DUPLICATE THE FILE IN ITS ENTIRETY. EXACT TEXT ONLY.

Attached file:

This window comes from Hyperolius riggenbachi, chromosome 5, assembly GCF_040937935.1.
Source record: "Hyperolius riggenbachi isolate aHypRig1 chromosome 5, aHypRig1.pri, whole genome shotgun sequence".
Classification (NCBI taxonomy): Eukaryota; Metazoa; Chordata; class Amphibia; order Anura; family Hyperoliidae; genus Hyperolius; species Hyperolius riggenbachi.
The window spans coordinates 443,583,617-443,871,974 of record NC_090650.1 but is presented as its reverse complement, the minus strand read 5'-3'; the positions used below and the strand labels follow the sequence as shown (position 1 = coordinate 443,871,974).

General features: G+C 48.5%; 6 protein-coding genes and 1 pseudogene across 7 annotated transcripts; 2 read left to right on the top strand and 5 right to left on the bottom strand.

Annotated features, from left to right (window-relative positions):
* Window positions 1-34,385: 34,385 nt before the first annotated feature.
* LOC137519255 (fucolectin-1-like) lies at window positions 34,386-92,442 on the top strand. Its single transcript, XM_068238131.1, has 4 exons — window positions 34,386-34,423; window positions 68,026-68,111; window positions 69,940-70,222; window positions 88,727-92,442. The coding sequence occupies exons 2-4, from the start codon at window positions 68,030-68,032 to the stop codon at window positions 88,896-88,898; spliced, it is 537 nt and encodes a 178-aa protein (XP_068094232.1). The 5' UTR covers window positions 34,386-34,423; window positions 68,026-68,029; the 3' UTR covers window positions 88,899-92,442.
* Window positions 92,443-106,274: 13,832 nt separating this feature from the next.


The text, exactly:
This window comes from Hyperolius riggenbachi, chromosome 5, assembly GCF_040937935.1.
Source record: "Hyperolius riggenbachi isolate aHypRig1 chromosome 5, aHypRig1.pri, whole genome shotgun sequence".
Classification (NCBI taxonomy): Eukaryota; Metazoa; Chordata; class Amphibia; order Anura; family Hyperoliidae; genus Hyperolius; species Hyperolius riggenbachi.
The window spans coordinates 443,583,617-443,871,974 of record NC_090650.1 but is presented as its reverse complement, the minus strand read 5'-3'; the positions used below and the strand labels follow the sequence as shown (position 1 = coordinate 443,871,974).

General features: G+C 48.5%; 6 protein-coding genes and 1 pseudogene across 7 annotated transcripts; 2 read left to right on the top strand and 5 right to left on the bottom strand.

Annotated features, from left to right (window-relative positions):
* Window positions 1-34,385: 34,385 nt before the first annotated feature.
* LOC137519255 (fucolectin-1-like) lies at window positions 34,386-92,442 on the top strand. Its single transcript, XM_068238131.1, has 4 exons — window positions 34,386-34,423; window positions 68,026-68,111; window positions 69,940-70,222; window positions 88,727-92,442. The coding sequence occupies exons 2-4, from the start codon at window positions 68,030-68,032 to the stop codon at window positions 88,896-88,898; spliced, it is 537 nt and encodes a 178-aa protein (XP_068094232.1). The 5' UTR covers window positions 34,386-34,423; window positions 68,026-68,029; the 3' UTR covers window positions 88,899-92,442.
* Window positions 92,443-106,274: 13,832 nt separating this feature from the next.